Remember when the Celtics lost at home to an Oklahoma City Thunder team that didn't suit up Kevin Durant for the game?
So did Doc Rivers.
That's why when he found out that Carmelo Anthony wasn't playing in Wednesday night's game, he did something a little different.
He didn't tell them - not until he had to anyways. That way the Celtics couldn't get into relaxation mode early in the game like they did against the Thunder.
The C's responded by outscoring the Nuggets 35-21 in the first quarter. While the Nuggets clawed their way back into it, they never led at any point in the game.
"I think Coach really made a point of that," Paul Pierce said in reference to not letting up with Anthony out. "He really didn't want to tell us that Carmelo wasn't playing.
"I think he waited to the very last second because he went over the game plan. So we took that to heart and went out there and just tried to establish ourselves in the first quarter."
Without Anthony, the Nuggets were forced to look elsewhere for offense. JR Smith and Ty Lawson did the best they could off the bench tonight, dropping 16 and 24, respectively. Still, that wasn't enough against the C's, who were prepared for other players stepping up in Anthony's absence, unlike their one home loss of the season against the Thunder.
"We took it for granted last time with one of their star players not playing," Glen Davis said. "We didn't today. That's a sign of a growing team, a team that's growing and learning from their mistakes."
Because of the fact that Anthony wasn't suiting up, Pierce changed the way he did things on the defensive end, which in turn changed how his teammates did things.
"The difference with guarding Gary Forbes (Anthony's replacement) is that I become more of a roamer and more of a helper," Pierce said. "So you know the defensive scheme sort of changes with Carmelo out. Kevin's got to do less helping. Kevin becomes our defensive anchor."
Quis' Right Thumb
Midway through the second quarter, Nate Robinson pass the ball to Marquis Daniels in traffic. The pass was a little off, and when Daniels went to reach out for it, he caught his right thumb on another player.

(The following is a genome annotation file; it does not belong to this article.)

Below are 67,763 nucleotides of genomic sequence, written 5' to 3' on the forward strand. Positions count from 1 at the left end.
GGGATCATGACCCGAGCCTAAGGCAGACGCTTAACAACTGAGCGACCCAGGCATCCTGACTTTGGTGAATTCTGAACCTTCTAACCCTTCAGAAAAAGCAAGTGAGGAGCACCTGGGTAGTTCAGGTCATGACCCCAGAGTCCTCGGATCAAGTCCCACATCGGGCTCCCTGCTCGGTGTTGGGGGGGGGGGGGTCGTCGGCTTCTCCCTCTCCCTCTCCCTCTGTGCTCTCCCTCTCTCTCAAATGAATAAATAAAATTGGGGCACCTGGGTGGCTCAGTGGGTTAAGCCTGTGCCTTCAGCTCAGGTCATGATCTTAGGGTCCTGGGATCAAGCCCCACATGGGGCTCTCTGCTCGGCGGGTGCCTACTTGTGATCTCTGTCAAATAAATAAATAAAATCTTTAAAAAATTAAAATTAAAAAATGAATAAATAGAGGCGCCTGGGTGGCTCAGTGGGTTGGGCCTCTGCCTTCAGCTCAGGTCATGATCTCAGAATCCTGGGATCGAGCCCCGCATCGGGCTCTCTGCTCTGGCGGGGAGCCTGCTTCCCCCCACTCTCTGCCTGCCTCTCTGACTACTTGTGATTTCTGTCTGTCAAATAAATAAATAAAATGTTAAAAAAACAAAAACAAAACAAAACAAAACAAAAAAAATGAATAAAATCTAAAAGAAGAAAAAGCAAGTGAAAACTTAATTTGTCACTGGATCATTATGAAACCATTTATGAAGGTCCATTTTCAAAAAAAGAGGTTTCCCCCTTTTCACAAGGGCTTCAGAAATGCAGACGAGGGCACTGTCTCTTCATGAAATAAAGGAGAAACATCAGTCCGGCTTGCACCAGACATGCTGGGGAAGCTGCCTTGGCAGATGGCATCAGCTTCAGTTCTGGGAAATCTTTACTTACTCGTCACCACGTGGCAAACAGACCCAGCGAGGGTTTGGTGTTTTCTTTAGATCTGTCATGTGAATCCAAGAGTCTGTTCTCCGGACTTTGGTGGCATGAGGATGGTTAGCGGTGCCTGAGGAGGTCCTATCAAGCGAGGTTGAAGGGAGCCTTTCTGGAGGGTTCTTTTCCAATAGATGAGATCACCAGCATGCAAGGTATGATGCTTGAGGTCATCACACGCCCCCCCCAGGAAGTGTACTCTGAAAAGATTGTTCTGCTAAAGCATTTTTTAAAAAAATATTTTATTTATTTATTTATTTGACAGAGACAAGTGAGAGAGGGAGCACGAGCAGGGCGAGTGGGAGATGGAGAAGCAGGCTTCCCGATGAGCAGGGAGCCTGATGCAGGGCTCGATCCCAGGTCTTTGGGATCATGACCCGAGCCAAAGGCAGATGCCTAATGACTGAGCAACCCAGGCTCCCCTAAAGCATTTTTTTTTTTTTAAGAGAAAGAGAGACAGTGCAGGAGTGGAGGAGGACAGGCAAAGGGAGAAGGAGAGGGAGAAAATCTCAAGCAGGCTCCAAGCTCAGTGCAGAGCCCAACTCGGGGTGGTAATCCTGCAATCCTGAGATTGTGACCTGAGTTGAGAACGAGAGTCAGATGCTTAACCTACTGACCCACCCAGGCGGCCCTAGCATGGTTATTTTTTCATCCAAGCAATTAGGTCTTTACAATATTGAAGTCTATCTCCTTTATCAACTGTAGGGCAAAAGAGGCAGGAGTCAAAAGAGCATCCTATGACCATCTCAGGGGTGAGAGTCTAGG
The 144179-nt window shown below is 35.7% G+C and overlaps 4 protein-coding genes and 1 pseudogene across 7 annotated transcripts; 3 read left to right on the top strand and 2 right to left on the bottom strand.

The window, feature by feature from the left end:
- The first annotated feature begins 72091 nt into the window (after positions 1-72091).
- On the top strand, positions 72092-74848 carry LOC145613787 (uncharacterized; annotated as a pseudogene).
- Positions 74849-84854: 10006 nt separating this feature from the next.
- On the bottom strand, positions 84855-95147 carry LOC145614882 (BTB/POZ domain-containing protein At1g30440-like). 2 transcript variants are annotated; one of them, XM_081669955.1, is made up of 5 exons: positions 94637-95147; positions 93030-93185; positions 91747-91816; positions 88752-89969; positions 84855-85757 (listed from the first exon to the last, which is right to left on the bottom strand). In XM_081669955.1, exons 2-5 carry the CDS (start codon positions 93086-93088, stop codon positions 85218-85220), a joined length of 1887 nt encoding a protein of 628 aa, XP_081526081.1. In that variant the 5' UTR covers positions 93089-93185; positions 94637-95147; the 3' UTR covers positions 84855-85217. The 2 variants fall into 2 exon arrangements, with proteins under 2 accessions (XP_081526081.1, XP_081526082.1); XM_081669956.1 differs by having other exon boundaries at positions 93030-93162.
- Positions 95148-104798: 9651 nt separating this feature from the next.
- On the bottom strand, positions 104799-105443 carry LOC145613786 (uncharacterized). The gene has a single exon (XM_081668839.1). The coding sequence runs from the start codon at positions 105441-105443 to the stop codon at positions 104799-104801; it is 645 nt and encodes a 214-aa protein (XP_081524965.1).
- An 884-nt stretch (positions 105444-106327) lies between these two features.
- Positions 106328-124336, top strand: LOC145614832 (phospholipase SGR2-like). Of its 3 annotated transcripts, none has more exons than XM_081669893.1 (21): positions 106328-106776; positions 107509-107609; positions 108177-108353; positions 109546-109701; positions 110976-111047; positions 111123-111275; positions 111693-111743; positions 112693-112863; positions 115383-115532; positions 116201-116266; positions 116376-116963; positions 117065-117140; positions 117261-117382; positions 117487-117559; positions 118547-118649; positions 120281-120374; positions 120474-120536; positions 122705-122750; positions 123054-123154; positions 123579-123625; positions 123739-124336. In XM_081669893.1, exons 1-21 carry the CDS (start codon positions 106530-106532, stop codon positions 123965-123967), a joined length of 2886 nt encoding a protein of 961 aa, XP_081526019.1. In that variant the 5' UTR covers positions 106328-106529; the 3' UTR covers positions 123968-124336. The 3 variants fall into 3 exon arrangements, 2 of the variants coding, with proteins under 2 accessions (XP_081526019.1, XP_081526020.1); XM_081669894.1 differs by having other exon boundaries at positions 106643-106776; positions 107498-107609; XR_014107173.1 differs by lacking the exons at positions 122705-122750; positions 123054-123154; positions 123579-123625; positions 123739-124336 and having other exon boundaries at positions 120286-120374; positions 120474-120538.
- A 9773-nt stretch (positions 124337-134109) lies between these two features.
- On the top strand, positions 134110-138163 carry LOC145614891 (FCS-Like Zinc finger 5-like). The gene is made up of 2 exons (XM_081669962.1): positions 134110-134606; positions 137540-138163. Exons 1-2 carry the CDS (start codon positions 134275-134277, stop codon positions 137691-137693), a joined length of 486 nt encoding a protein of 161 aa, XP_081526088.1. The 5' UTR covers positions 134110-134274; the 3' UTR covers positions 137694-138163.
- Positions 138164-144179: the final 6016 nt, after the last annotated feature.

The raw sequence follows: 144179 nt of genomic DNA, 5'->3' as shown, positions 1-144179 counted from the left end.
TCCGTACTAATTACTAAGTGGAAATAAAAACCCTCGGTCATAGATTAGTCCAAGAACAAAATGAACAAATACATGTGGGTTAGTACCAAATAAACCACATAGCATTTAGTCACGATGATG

As Quis' grimaced in pain, you could only have thoughts about last season, when he injured his left thumb and was never the same for the remainder of the season.
That doesn't seem to be the case this time around.
Daniels seemed in good spirits after the game, with no bandage or ice on the thumb. He did say that it swelled up a little bit, but he could bend it without too much pain.
Oh, and according to him, he'll still be able to play that new Call of Duty video game.
The starters did their job tonight building up a huge lead in the first quarter. It was the bench that seemed to have a lot of issues holding onto it. Whether it's a lack of communication, focus, or continuity, the bench has not played to the potential that it looks to have on paper thus far.
In time, these issues should clear up. Delonte West is reportedly ahead of schedule in his return from surgery on his broken wrist, and Jermaine O'Neal looks to be back sooner rather than later.
The real bridge between the starting unit and the bench is Glen Davis. Getting the most minutes with the starters out of everyone on the second unit, it's his job to bridge the gap between the two units and make sure there's an even transition.
Ray Allen noticed that the Nuggets were scoring the majority of their points during the rotation of units.
"When we get those leads we've got to make sure we stick to our principles," Allen said. "I talked a lot with Nate, Von, and those guys have got to come in and make sure that they keep the focus from when they're on the bench to when they come into the game."
You may or may not have caught it, but when the game ended, Kevin Garnett walked over to the Nuggets bench and had a few words with Nuggets head coach George Karl.
Karl is a two-time cancer survivor, beating prostate cancer back in 2005, and now recovering from throat and neck cancer that he was diagnoses with last season.
Garnett made the news when he allegedly called Pistons forward Charlie Villanueva a "cancer patient". Garnett denies saying it, but Villanueva stood by his statement.
Regardless, Garnett wanted to clear the air with Karl over that situation.
"I just went over, and I know some speculation, and I'm not going to get into it, you all know what I'm talking about. I went up to him as a man, and what I said is that I had nothing personal toward him or any other cancer patients that are out there struggling, dealing with life situation. I wanted to say that him, man to man."
Glen Davis was questionable for Wednesday night's game, fighting a stomach bug that prevented him from practicing with the team yesterday.
He did suit up for the game, scoring 16 points and grabbing six rebounds in 27 minutes.
Asked about his sickness, he didn't spare any details.
"A little fever, had a little fever," he said. "You know, diarrhea, vomiting - the good stuff. I took about four gallons of Big Baby Pedialyte. Big Baby for the babies."
Davis almost added "headache" to that list. He and Nuggets center Nene got into an altercation in the fourth quarter in which their heads got a little too close for comfort. Double-technical fouls were handed out.
"Just two guys physically playing hard," Davis said. "He was playing a little out of control, hit me with an elbow, I didn't like it, kind of got him off me, I just told him don't hit me with an elbow any more."